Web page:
Monday, May 28, 2007

Humanity Has a Dog in This Fight

The American media industry has a vested interest in leveling sensational charges against celebrities, and none at all in finding the truth, so I am reserving all judgment as to Michael Vick's involvement or lack of same in dog-fighting purportedly staged on his property. All I can say for sure is I know what should happen if the charges are true.

If they are, Vick should be banned from the NFL for life. No appeals, no get backs, nothing. This is 1000 times worse than Pete Rose betting on baseball. This makes PacMan Jones's legal problems look like the immature punkish behavior they are. Anyone guilty of participation in organized animal fighting is a monster. Period.

Cruelty to animals is a tell in human behavior that's a real accurate forecaster of future cruelty to other human beings. It marks someone as less than human, far lower on the evolutionary chain than the animals they abuse. To participate in murder for fun, well, it's a major felony for a reason. Vick could earn serious jail time here. It wouldn't be enough punishment.

Vick's case is a clear-cut crisis for commissioner Roger Goodell. He's no nose tackle like tank Johnson, or overrated cornerback like Jones. Vick's a certified star, a name, a franchise quarterback, who stands accused of behavior that's morally far more degraded than the stupid, thoughtless, dangerous DUIs the Bengals pile up.

Goodell needs to find out what happened first. After that, let me offer the following words of advice. You do not want to go to your fan base trusting that they love football more than they love animals. You'll lose.

Sunday, May 27, 2007

The Next Big Thing-Until Thanksgiving At Least.

The Internet tells me that the black guy whose name I didn't catch clobbered the white guy with the weird haircut to become the UFC champion of whatever geographic entity that pastime claims. UFC (to be accurate, mixed martial arts) is the official new sport of the millenium. ESPN and Sports Illustrated both say so, and they're never wrong.

I am left to ponder the following mystery. Can a sport perish from overexposure before I ever get around to watching it? UFC/MMA/NATO/ASCAP looks like it could. It's not good for business if one's first mega pay-per-view extravaganza that's supposed to mark your breakout into polite society ends in a first round KO. Even the most blood-crazed, drunk male aged 18-34 is capable of dividing several minutes into $50 and coming up with an unhappy answer.

Those of us with itchy remote trigger fingers know UFC, etc. is a happening thing. It's happening 24/7 on the lesser cable channels and the corners of local TV programming that can't be sold to infomercial makers. This does not, to me anyway, look like firm grounds for building a new American sports empire.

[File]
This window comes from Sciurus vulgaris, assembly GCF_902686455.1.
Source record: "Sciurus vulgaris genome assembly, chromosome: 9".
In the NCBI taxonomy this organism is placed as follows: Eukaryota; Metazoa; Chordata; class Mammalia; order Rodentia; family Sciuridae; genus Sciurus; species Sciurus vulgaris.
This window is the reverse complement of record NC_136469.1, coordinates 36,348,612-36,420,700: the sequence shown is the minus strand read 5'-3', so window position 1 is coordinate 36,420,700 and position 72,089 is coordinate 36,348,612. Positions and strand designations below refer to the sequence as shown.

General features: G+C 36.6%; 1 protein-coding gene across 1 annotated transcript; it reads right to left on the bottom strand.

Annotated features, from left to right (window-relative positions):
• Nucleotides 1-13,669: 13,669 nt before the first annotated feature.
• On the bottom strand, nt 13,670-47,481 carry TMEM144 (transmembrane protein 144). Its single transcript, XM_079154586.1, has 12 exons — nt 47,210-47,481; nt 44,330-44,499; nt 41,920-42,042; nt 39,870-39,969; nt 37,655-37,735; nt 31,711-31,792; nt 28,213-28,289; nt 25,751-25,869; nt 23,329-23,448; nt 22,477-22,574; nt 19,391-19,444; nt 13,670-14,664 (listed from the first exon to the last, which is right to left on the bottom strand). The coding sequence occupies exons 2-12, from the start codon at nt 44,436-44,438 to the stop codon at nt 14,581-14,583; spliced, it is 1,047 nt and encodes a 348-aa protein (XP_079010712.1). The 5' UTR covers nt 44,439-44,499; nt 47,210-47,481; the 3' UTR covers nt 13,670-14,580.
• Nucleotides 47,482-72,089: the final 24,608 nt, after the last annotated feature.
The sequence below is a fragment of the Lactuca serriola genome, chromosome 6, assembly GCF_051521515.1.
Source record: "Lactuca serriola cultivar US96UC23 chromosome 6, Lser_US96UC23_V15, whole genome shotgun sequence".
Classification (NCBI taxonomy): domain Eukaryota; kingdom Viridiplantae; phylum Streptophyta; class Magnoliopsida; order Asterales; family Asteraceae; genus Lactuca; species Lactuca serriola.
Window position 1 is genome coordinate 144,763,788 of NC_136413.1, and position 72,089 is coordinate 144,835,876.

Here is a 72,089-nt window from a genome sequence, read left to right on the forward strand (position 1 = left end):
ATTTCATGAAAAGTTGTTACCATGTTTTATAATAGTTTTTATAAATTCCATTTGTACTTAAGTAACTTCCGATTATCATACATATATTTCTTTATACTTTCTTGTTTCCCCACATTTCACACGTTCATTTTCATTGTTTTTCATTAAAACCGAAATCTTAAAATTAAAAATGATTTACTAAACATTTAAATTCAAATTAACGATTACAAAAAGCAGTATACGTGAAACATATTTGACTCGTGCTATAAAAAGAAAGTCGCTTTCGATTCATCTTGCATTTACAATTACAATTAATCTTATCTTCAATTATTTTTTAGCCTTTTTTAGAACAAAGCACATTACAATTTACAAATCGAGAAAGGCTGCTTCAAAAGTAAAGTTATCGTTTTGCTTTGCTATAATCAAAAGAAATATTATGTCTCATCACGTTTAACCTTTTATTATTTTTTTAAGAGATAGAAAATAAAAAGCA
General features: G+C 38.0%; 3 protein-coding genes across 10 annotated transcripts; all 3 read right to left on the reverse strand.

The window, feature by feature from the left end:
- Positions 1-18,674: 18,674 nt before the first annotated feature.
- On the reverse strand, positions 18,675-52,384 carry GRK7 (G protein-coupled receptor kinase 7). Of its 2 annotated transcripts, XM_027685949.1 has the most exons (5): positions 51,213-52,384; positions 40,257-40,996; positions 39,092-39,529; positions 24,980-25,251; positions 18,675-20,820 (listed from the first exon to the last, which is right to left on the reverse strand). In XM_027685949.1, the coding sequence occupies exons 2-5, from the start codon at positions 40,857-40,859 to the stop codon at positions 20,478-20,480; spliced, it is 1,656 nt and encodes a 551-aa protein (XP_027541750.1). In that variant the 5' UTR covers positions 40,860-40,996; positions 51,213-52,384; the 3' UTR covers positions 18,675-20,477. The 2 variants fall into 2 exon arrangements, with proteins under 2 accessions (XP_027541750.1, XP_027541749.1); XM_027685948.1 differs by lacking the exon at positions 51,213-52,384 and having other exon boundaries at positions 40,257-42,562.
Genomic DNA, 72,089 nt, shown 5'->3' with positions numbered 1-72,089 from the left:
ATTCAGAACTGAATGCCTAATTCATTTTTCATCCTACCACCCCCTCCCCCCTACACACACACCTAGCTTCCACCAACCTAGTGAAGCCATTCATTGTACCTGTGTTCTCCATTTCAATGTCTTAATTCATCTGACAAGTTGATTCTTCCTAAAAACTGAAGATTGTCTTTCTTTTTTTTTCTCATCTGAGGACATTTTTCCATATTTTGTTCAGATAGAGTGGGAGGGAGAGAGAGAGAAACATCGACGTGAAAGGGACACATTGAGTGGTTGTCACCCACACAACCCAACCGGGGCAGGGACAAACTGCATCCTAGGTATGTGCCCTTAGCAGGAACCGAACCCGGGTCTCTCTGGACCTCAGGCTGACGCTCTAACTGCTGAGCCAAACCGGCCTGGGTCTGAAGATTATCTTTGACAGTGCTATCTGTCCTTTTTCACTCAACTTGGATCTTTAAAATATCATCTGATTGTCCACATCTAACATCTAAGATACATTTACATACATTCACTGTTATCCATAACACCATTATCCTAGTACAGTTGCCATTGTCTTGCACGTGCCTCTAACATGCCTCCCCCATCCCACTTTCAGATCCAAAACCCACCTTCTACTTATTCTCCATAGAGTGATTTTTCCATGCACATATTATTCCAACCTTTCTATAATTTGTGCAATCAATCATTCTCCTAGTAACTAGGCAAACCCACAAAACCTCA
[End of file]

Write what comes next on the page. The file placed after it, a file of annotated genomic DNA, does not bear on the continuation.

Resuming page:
Old guys like me are supposed to scoff at new things like UFC. I can't knock the sport-never seen it. But I have been around long enough to see a whole lot of Next Big Things in sports, and what happens to them is never quite what their promoters expect. Many sink without a trace. If they have some appeal, and I'll grant UFC that, they find their own level. My guess is that UFC's level will not cause Bud Selig or David Stern to miss any sleep in the next decade.

By my count, soccer has been the Next Big Thing in American sports four times in the last 40 years. When I was but a lad, Formula One racing was going to be the dominant auto racing format in the U.S. They don't even hold a race here anymore. No one under 40 will believe this, but when Jimmy Carter was president, and even for the first couple years of Reagan's tenure, TENNIS was bigger than anything but pro football.

Even sports that do become huge parts of the American sports mainstream take long, winding roads to that destination. The NBA was going to be the Sport of the 1970s. Pro basketball damn near died in that decade, only to rebound in the next. NASCAR, which I'm sure is a UFC role model, was a very, very strong regional sport for generations before going national in the '90s. And NASCAR's growth has leveled off in recent years. It's popular, but it will never be as popular in Chicago or Los Angeles as it is in Charlotte or Birmingham, Ala.

Hype is a cruel mistress. Tiger Woods spurred a boom in golf interest, but as many a developer in Chapter 11 can tell you, that didn't necessarily translate into an increase in the number of people who play golf. That sport remains hamstrung by the large amounts of money and time needed to pursue it. And now the massive PGA empire rests on Woods' shoulders. God forbid he should catch a cold during the Open.

UFC/MMA advocates point to things they feel guarantee success. It's violent, fast-paced, easy to understand. So is hockey, a sport that's apparently the first U.S. casualty of global warming. Above all, UFC is the sport of Youth-male youth, the demo most prized by advertisers.